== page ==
Falcao and Blind join Ángel di María, Marcos Rojo (eventually), Luke Shaw, and Ander Herrera as part of Manchester United’s offseason makeover. None of those players are center backs (though Rojo will likely play there, and, in theory, Blind could as well), and United are flying by the seat of their pants, backed up by the strength of their wallet. Panic-buying older strikers to paper over cracks elsewhere on the field might have worked when Alex Ferguson was still there (and Van Persie did win them the title), but United are now two coaches removed from Fergie Time and in desperate need of a coherent plan. If one is to emerge it seems it will have to come from Van Gaal in spite of United’s transfer activity, not supported by it. It’s not a good look.
OK, I get it, United’s got issu— wait, did you say they sold a striker to Arsenal?
Yep, this is where things get truly, utterly bizarre. Arsenal really only had one striker, Olivier Giroud, and he broke his foot. That left the North London team stuck with Yaya Sanogo (nope) or Alexis Sánchez (great, but not a true striker) as their only options up front. Arsenal were linked with Falcao, though they were probably never really going to expend the kind of money it would take to actually land him. They were facing months during which the lack of a striker would potentially cost them points, which could conceivably cost them fourth place. And who goes and solves that problem for them? A rival that believes itself to be (regardless of the reality of the situation) competing with Arsenal for at-least-fourth.
And that’s before we get to the issue of whether Falcao is even a significant upgrade over Danny Welbeck.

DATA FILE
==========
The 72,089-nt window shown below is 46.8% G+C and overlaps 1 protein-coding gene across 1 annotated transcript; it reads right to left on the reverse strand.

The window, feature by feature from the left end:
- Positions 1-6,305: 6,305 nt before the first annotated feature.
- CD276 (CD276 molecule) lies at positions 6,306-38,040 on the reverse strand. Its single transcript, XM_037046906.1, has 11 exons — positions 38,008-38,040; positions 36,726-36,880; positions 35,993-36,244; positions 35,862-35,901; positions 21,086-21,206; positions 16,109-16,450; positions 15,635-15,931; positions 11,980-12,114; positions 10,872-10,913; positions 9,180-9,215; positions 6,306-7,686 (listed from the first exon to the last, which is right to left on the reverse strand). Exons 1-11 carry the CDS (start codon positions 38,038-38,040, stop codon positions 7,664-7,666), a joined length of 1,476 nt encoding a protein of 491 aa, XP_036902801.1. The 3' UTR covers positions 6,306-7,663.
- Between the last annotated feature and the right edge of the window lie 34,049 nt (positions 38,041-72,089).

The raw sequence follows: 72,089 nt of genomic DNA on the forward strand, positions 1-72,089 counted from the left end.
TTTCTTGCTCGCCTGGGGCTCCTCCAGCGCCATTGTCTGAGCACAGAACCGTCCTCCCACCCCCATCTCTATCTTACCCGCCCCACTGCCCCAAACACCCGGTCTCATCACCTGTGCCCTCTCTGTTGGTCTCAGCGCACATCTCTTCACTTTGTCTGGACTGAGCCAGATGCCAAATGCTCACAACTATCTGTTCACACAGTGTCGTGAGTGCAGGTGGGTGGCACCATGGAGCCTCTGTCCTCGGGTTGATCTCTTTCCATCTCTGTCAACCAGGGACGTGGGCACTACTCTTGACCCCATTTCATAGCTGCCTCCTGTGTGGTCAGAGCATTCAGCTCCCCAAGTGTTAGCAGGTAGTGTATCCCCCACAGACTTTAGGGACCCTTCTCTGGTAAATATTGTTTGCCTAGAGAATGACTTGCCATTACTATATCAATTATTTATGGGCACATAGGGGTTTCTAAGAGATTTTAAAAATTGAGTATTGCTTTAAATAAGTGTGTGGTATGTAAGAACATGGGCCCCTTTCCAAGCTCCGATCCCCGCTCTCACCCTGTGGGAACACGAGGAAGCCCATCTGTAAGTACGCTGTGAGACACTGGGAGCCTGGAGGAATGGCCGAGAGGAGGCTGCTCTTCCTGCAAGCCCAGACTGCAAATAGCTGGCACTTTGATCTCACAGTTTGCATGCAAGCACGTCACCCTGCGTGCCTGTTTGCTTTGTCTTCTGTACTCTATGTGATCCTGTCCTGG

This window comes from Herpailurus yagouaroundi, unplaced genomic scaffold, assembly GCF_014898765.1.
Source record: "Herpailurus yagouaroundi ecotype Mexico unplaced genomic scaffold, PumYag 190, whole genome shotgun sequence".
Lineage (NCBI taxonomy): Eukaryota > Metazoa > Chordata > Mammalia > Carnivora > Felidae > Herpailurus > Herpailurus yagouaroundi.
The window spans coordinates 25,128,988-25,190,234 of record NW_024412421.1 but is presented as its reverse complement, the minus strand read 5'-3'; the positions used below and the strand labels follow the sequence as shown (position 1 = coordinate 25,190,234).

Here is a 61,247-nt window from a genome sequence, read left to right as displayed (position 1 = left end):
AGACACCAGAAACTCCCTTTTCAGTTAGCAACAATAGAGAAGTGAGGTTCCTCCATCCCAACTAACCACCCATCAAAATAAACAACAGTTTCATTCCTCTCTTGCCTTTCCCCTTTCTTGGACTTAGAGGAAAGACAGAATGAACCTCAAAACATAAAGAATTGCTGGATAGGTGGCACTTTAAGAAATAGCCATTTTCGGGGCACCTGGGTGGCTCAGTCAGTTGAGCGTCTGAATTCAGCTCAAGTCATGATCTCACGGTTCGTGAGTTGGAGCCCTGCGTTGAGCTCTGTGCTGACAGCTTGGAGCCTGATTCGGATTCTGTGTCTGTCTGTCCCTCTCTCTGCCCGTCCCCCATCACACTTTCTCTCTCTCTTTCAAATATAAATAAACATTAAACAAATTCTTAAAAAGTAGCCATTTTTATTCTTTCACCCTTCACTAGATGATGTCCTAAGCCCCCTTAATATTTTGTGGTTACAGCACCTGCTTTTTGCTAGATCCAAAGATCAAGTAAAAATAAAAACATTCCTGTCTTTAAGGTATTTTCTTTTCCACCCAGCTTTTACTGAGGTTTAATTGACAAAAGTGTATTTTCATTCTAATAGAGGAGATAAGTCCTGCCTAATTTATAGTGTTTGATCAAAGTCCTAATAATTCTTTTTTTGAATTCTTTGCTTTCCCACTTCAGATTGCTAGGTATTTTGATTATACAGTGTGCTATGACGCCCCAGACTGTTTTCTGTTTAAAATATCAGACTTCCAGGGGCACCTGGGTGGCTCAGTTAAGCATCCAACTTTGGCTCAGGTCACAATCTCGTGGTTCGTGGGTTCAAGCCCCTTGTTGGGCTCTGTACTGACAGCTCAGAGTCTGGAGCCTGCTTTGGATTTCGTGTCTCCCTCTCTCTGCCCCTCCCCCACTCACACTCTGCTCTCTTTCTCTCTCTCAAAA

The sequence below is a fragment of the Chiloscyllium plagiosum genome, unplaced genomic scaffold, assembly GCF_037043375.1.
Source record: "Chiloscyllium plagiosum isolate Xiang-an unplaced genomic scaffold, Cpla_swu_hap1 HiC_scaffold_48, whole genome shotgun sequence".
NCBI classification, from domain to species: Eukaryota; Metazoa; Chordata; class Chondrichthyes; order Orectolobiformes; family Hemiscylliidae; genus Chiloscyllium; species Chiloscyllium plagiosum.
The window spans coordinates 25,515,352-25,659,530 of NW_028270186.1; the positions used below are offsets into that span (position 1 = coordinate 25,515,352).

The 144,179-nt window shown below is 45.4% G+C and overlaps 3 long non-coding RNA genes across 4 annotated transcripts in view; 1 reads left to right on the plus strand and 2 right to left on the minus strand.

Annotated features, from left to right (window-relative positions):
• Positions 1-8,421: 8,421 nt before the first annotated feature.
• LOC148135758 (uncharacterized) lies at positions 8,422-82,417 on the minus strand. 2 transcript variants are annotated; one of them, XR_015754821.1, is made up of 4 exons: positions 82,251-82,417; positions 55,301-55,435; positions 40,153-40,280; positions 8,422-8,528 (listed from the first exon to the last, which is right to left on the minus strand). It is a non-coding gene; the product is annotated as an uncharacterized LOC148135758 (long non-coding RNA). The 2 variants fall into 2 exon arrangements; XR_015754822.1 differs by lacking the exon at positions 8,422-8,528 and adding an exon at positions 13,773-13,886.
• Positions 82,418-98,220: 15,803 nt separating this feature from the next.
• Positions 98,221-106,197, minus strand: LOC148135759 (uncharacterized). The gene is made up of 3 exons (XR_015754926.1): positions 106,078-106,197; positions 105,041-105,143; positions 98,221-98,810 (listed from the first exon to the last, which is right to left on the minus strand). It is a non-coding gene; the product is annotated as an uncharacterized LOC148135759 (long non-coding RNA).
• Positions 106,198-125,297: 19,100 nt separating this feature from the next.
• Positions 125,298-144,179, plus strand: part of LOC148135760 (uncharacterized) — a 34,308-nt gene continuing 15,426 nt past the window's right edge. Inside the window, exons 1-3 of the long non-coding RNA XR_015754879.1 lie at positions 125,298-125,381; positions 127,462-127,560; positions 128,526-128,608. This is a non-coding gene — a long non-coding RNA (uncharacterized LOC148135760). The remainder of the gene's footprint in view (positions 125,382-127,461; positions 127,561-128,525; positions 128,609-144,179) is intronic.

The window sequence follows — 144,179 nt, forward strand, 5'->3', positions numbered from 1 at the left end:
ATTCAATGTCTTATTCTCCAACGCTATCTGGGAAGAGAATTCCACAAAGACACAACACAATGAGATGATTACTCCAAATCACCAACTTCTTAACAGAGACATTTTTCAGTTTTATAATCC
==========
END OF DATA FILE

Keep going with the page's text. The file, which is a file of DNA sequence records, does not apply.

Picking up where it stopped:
That’s in non-penalty goals per 90 minutes. It also doesn’t take into account that Welbeck is five years younger and spent a significant amount of time playing out on the wing for Manchester United, not as a central striker. Nor does it take into account that Falcao is coming off major knee surgery.
Numbers like that are never cut-and-dried, of course. Falcao was the star of his team and the focal point of defenses every week. He was also playing in a newly assembled, attack-heavy squad for nouveau riche Monaco. Welbeck has always been a complementary player for United, benefiting from significant time as a substitute by playing against defenders with tired legs (he started 15 games and came on as a substitute in 10 last season). It’s not a perfect comparison, but even with the caveats, it’s not something fans of either side should overlook.
United have spent the first month of this season making headlines for all the wrong reasons. On the surface, it seems like their deadline-day dealings bucked that trend. They got the big name they’d been looking for. The truth is, though, they may have done just as much, if not more, to help their rivals as they helped themselves. One of the worst things you can do as a sports team is overpay for past performance that you won’t see replicated. United almost certainly did that. Even if Falcao performs well, he’s likely at the tail end of his prime. And to make matters worse, they shipped the possibility of future results to their rivals. How’s that for a bad headline?